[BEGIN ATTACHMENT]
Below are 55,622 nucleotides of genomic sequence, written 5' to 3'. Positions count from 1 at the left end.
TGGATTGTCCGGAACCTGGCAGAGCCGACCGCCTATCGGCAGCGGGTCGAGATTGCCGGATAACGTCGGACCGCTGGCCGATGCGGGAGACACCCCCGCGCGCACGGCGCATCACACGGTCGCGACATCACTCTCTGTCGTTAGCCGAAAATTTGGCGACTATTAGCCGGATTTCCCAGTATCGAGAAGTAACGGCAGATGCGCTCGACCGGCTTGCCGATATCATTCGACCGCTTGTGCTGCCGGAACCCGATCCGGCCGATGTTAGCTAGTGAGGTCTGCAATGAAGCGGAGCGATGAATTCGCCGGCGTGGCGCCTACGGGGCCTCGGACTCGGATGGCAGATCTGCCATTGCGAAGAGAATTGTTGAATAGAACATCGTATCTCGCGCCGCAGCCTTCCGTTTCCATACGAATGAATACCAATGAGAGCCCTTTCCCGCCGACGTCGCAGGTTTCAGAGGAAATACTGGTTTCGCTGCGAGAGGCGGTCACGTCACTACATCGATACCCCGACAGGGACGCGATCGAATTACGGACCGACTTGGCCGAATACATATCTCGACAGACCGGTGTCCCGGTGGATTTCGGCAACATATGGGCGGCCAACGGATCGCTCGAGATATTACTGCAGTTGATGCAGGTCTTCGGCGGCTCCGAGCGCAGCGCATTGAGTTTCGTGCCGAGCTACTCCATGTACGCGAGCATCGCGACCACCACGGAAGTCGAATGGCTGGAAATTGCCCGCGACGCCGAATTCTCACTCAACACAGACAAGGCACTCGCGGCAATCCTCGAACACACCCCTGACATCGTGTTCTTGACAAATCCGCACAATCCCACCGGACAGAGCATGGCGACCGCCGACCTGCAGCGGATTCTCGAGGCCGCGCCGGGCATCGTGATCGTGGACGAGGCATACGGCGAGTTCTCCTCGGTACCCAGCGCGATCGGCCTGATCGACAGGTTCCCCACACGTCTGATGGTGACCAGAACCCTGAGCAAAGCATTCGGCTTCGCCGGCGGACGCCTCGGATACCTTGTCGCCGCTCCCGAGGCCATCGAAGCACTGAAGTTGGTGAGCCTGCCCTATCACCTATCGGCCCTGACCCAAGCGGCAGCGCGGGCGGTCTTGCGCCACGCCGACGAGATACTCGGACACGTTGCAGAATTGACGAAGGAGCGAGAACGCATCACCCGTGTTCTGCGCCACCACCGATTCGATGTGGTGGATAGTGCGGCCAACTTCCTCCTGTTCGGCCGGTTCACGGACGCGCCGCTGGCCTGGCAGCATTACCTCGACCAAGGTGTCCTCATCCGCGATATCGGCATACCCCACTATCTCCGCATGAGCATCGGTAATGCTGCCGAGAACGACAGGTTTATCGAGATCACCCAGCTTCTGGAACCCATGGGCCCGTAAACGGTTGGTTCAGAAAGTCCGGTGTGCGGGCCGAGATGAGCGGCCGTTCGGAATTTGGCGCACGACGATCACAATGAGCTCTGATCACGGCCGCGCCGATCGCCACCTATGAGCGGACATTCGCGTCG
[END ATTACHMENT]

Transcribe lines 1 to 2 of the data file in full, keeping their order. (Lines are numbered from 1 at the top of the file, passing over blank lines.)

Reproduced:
Below are 55,622 nucleotides of genomic sequence, written 5' to 3'. Positions count from 1 at the left end.
TGGATTGTCCGGAACCTGGCAGAGCCGACCGCCTATCGGCAGCGGGTCGAGATTGCCGGATAACGTCGGACCGCTGGCCGATGCGGGAGACACCCCCGCGCGCACGGCGCATCACACGGTCGCGACATCACTCTCTGTCGTTAGCCGAAAATTTGGCGACTATTAGCCGGATTTCCCAGTATCGAGAAGTAACGGCAGATGCGCTCGACCGGCTTGCCGATATCATTCGACCGCTTGTGCTGCCGGAACCCGATCCGGCCGATGTTAGCTAGTGAGGTCTGCAATGAAGCGGAGCGATGAATTCGCCGGCGTGGCGCCTACGGGGCCTCGGACTCGGATGGCAGATCTGCCATTGCGAAGAGAATTGTTGAATAGAACATCGTATCTCGCGCCGCAGCCTTCCGTTTCCATACGAATGAATACCAATGAGAGCCCTTTCCCGCCGACGTCGCAGGTTTCAGAGGAAATACTGGTTTCGCTGCGAGAGGCGGTCACGTCACTACATCGATACCCCGACAGGGACGCGATCGAATTACGGACCGACTTGGCCGAATACATATCTCGACAGACCGGTGTCCCGGTGGATTTCGGCAACATATGGGCGGCCAACGGATCGCTCGAGATATTACTGCAGTTGATGCAGGTCTTCGGCGGCTCCGAGCGCAGCGCATTGAGTTTCGTGCCGAGCTACTCCATGTACGCGAGCATCGCGACCACCACGGAAGTCGAATGGCTGGAAATTGCCCGCGACGCCGAATTCTCACTCAACACAGACAAGGCACTCGCGGCAATCCTCGAACACACCCCTGACATCGTGTTCTTGACAAATCCGCACAATCCCACCGGACAGAGCATGGCGACCGCCGACCTGCAGCGGATTCTCGAGGCCGCGCCGGGCATCGTGATCGTGGACGAGGCATACGGCGAGTTCTCCTCGGTACCCAGCGCGATCGGCCTGATCGACAGGTTCCCCACACGTCTGATGGTGACCAGAACCCTGAGCAAAGCATTCGGCTTCGCCGGCGGACGCCTCGGATACCTTGTCGCCGCTCCCGAGGCCATCGAAGCACTGAAGTTGGTGAGCCTGCCCTATCACCTATCGGCCCTGACCCAAGCGGCAGCGCGGGCGGTCTTGCGCCACGCCGACGAGATACTCGGACACGTTGCAGAATTGACGAAGGAGCGAGAACGCATCACCCGTGTTCTGCGCCACCACCGATTCGATGTGGTGGATAGTGCGGCCAACTTCCTCCTGTTCGGCCGGTTCACGGACGCGCCGCTGGCCTGGCAGCATTACCTCGACCAAGGTGTCCTCATCCGCGATATCGGCATACCCCACTATCTCCGCATGAGCATCGGTAATGCTGCCGAGAACGACAGGTTTATCGAGATCACCCAGCTTCTGGAACCCATGGGCCCGTAAACGGTTGGTTCAGAAAGTCCGGTGTGCGGGCCGAGATGAGCGGCCGTTCGGAATTTGGCGCACGACGATCACAATGAGCTCTGATCACGGCCGCGCCGATCGCCACCTATGAGCGGACATTCGCGTCG